Starting a business can be stressful, but it’s important to remember that every idea you have should start at ground level. There is no quick way to success. As most entrepreneurial journeys are, we all get lost sometimes. The complexity of an idea and an active imagination breeds a chaos unmanaged by a directionless mind.

We have experience facing this chaos. It’s the chaos of features, ideas and dreams that clouds your basic idea — the problem you’re solving. One of the ways through to manage through this chaos, is to sit down and answer the 5 questions below:

What? Who? Where? How? Why?

This seems simple right? The truth is, this can be hard sometimes and you have to be certain of the questions below, before going to the next stage. Below are the questions, explained. You can approach them in any order. Just make sure you have them answered before you act on your idea!

What does your product or business do?

This is the stage where you should determine your key features of your product or brand. These can be the solutions to the problems you’re solving – that’s the main reason for any idea right, solving someone’s problems?

You can define your features as ‘Most used features’ and ‘Differentiators’ if you’re creating a business that already has an existing market.

Who should use your product or be your client?

This is a more difficult question and should be broken down into 3 smaller questions:

What problems does your product or business solve?

Every business has to solve some user and client problem. You have to determine, at its core, what problems does your product and company solve.

What makes your business better than any other similar business?

This is a hard one, standing out from the rest. You have to determine what differentiates your product and business. Simply put, if your business is doing something better than those in the market, you are likely to attract those users into your business.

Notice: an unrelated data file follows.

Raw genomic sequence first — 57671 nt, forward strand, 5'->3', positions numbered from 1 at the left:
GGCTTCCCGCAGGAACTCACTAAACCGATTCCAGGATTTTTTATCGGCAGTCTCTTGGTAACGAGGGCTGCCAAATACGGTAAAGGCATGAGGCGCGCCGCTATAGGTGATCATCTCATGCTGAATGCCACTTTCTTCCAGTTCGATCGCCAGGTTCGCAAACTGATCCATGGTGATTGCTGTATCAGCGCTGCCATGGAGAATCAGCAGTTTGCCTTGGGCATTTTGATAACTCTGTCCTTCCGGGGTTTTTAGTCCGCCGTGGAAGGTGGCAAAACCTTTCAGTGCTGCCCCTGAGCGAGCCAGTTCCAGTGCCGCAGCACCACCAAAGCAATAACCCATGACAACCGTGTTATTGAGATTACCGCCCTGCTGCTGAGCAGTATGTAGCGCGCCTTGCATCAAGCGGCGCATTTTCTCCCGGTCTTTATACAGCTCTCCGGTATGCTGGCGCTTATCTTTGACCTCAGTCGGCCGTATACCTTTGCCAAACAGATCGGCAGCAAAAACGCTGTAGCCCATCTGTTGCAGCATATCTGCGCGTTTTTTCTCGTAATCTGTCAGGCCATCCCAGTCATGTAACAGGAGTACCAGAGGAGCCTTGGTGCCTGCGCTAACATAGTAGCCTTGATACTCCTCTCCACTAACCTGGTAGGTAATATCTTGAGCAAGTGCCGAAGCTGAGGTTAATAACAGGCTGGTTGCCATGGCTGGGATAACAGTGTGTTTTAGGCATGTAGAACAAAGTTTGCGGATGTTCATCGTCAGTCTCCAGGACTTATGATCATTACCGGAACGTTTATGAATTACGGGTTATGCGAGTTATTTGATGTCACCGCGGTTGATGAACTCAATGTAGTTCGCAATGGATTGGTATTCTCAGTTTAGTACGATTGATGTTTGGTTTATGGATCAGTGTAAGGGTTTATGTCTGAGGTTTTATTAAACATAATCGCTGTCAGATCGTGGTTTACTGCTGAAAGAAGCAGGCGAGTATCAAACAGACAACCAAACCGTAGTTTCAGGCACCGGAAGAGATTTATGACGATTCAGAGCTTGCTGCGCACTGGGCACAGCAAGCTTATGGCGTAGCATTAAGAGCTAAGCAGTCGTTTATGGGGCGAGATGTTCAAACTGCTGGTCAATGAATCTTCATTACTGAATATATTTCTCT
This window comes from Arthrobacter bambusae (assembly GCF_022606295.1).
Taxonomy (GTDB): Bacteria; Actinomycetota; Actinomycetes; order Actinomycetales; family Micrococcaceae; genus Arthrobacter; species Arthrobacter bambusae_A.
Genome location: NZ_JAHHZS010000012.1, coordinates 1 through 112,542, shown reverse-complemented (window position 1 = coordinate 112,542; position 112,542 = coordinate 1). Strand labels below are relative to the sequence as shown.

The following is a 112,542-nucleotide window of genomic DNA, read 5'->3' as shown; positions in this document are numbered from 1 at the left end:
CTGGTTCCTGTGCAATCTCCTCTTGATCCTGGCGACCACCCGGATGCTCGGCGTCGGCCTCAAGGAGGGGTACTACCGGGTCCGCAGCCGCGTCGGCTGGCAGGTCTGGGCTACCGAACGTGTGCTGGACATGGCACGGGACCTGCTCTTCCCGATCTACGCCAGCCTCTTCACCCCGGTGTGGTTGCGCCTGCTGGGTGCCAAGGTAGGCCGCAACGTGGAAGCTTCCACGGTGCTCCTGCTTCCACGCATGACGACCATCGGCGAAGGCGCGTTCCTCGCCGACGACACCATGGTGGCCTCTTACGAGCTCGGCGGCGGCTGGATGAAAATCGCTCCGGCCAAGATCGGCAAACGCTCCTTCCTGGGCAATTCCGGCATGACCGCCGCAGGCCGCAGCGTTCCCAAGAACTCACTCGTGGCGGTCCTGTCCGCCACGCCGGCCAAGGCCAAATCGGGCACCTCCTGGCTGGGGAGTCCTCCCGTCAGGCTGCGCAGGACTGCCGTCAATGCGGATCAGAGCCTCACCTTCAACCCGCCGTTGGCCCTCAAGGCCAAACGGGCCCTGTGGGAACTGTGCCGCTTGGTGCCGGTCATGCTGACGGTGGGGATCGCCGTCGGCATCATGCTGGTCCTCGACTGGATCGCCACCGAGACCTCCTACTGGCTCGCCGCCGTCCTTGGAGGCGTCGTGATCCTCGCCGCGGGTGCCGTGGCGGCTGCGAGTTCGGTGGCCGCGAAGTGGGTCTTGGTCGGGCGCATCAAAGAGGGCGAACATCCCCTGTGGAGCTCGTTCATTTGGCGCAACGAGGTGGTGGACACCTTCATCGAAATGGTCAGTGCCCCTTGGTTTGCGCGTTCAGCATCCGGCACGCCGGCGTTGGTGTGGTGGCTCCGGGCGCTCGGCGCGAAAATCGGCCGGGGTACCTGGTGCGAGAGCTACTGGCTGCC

Make sure to do your research well, competition analysis is important here. Use the competitor products for a few days or contact them as a prospective client to understand how they function, what they lack, before you put the features here.

What value does your product or business provide to people?

This is an optional question. If you are thinking of starting right away, your product/business should have something that people need.

Where is your product/services used?

Think about where your product or service will be used — both technologically and geographically. For example, if you are developing a fitness app, you know it is predominantly used during workout. With only a few features being used before and after workout.

 How will this product work?

This last question is a bit tricky. We will force you to think about what assumptions you’re making in terms of your product and business’ functionality. These assumptions can be then validated with subject matter experts. This also makes or breaks your product/service.

Out of experience, we know that the questions above will help you organize your thoughts. It’s important to  force yourself to take each aspect of your business individually. One must not, ever, get into perfecting the answer. The answers will change as you evolve.